Kup kept his chin up over the loss of his broadcast jobs, but when it appeared that the Sun-Times might be angling to put his successor in place before he had even retired, he told people that he had no intention of ever stepping aside, that he planned to be “terminal at my terminal.”

Robert Page, then running the Sun-Times and concerned both that Kup might not survive his heart condition and that the paper had to do something to attract younger readers, hired Michael Sneed from the Tribune as a second gossip columnist late in 1986. “I was hired to replace Kup,” Sneed says. Page and others thought Sneed brought a toughness to the job that Kup did not have. Kup didn’t learn Sneed was coming until after she had signed the contract.

Shortly after Sneed was hired, Kup collapsed in the lobby of The Carlyle. But he hardly let that deter him. “He had his heart surgery and went back to work six days later, chuckling about it the whole time,” says David Kupcinet.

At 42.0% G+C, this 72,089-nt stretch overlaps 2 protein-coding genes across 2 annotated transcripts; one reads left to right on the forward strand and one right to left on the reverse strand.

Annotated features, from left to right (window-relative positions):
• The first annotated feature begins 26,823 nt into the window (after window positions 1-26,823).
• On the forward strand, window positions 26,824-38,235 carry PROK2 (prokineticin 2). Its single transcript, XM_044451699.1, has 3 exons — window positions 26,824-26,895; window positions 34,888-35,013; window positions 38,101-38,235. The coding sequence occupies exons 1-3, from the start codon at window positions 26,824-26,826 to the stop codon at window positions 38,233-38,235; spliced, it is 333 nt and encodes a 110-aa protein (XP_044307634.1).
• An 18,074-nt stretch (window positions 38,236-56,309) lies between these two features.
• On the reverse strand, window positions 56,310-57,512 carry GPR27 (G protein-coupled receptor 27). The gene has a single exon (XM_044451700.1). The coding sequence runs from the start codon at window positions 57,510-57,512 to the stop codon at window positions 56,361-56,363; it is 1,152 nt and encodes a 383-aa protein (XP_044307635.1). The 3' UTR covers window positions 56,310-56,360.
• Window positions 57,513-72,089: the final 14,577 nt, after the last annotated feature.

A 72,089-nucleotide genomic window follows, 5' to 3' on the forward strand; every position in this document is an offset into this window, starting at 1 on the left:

Sneed had worried that she and Kup might come up with the same items. The deal that Sneed claims to have struck with Page was that under those circumstances, Kup “was to give up his item and I was to keep it. . . . One of the editors said to me, ‘Please don’t do this. I don’t want to hurt his feelings.'” Sneed says she agreed there was no need to codify the arrangement. The division of labor turned out not to be so difficult. “I was only interested in hard news,” Sneed says, no “pimp journalism,” referring to the press agents who lined up at Kup’s door.

For his part, Kup did not consider Sneed to be “in his league,” Dennis Britton says. It annoyed Kup that Sneed’s column ran near the front of the paper while he was in the back. Their relationship remained cool, although Sneed says that Kup was never “anything but a gentleman” to her. Essee was another story. “Essee hated me,” Sneed says.

By 1992, Kup’s portfolio was further diminished when Britton hired Bill Zwecker to cover celebrities and, again, to bring in those elusive younger readers. One editor says that Kup was “initially upset but came to respect Bill.”